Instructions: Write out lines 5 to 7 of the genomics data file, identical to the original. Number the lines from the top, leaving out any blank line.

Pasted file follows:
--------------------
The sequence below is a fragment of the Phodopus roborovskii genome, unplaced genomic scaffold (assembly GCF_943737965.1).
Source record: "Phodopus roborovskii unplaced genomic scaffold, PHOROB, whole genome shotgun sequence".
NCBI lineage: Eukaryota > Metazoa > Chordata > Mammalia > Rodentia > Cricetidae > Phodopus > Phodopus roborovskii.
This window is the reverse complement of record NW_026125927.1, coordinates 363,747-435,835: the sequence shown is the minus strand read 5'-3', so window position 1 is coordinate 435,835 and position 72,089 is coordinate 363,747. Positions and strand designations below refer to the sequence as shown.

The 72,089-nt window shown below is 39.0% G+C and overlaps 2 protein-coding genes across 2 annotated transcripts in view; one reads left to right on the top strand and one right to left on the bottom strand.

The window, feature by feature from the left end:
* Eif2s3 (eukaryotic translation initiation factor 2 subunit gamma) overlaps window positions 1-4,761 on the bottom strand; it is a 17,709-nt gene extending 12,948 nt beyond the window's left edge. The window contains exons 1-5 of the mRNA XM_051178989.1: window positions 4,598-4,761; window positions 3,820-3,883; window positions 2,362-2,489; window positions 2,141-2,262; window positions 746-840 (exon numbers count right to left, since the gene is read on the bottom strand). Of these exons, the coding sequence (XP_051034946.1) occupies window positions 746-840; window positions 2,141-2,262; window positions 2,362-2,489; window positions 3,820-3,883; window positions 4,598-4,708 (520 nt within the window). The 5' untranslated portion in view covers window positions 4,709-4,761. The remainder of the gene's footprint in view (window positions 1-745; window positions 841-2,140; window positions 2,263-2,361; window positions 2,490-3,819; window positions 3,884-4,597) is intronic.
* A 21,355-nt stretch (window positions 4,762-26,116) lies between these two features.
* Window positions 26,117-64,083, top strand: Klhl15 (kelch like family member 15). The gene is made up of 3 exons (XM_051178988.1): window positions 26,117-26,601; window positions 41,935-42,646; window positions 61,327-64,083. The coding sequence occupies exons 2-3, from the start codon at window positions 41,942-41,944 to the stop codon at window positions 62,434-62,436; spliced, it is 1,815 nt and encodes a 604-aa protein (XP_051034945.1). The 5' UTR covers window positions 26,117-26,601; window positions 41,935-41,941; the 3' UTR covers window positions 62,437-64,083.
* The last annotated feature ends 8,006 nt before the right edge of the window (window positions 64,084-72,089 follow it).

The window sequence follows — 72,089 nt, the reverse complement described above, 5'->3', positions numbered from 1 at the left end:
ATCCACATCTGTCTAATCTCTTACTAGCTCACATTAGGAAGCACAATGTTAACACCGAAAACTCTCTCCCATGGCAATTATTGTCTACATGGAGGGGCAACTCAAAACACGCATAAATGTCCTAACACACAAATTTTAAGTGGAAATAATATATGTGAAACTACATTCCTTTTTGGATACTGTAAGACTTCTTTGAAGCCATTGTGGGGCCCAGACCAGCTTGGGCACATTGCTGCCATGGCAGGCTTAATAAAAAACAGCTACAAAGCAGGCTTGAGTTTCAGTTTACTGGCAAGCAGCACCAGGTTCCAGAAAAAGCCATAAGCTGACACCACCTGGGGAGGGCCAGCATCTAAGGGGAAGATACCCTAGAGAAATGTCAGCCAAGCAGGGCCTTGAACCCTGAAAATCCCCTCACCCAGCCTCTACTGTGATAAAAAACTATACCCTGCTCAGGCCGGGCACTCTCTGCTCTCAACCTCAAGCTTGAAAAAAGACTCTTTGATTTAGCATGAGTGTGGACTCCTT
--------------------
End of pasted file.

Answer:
The 72,089-nt window shown below is 39.0% G+C and overlaps 2 protein-coding genes across 2 annotated transcripts in view; one reads left to right on the top strand and one right to left on the bottom strand.

The window, feature by feature from the left end:
* Eif2s3 (eukaryotic translation initiation factor 2 subunit gamma) overlaps window positions 1-4,761 on the bottom strand; it is a 17,709-nt gene extending 12,948 nt beyond the window's left edge. The window contains exons 1-5 of the mRNA XM_051178989.1: window positions 4,598-4,761; window positions 3,820-3,883; window positions 2,362-2,489; window positions 2,141-2,262; window positions 746-840 (exon numbers count right to left, since the gene is read on the bottom strand). Of these exons, the coding sequence (XP_051034946.1) occupies window positions 746-840; window positions 2,141-2,262; window positions 2,362-2,489; window positions 3,820-3,883; window positions 4,598-4,708 (520 nt within the window). The 5' untranslated portion in view covers window positions 4,709-4,761. The remainder of the gene's footprint in view (window positions 1-745; window positions 841-2,140; window positions 2,263-2,361; window positions 2,490-3,819; window positions 3,884-4,597) is intronic.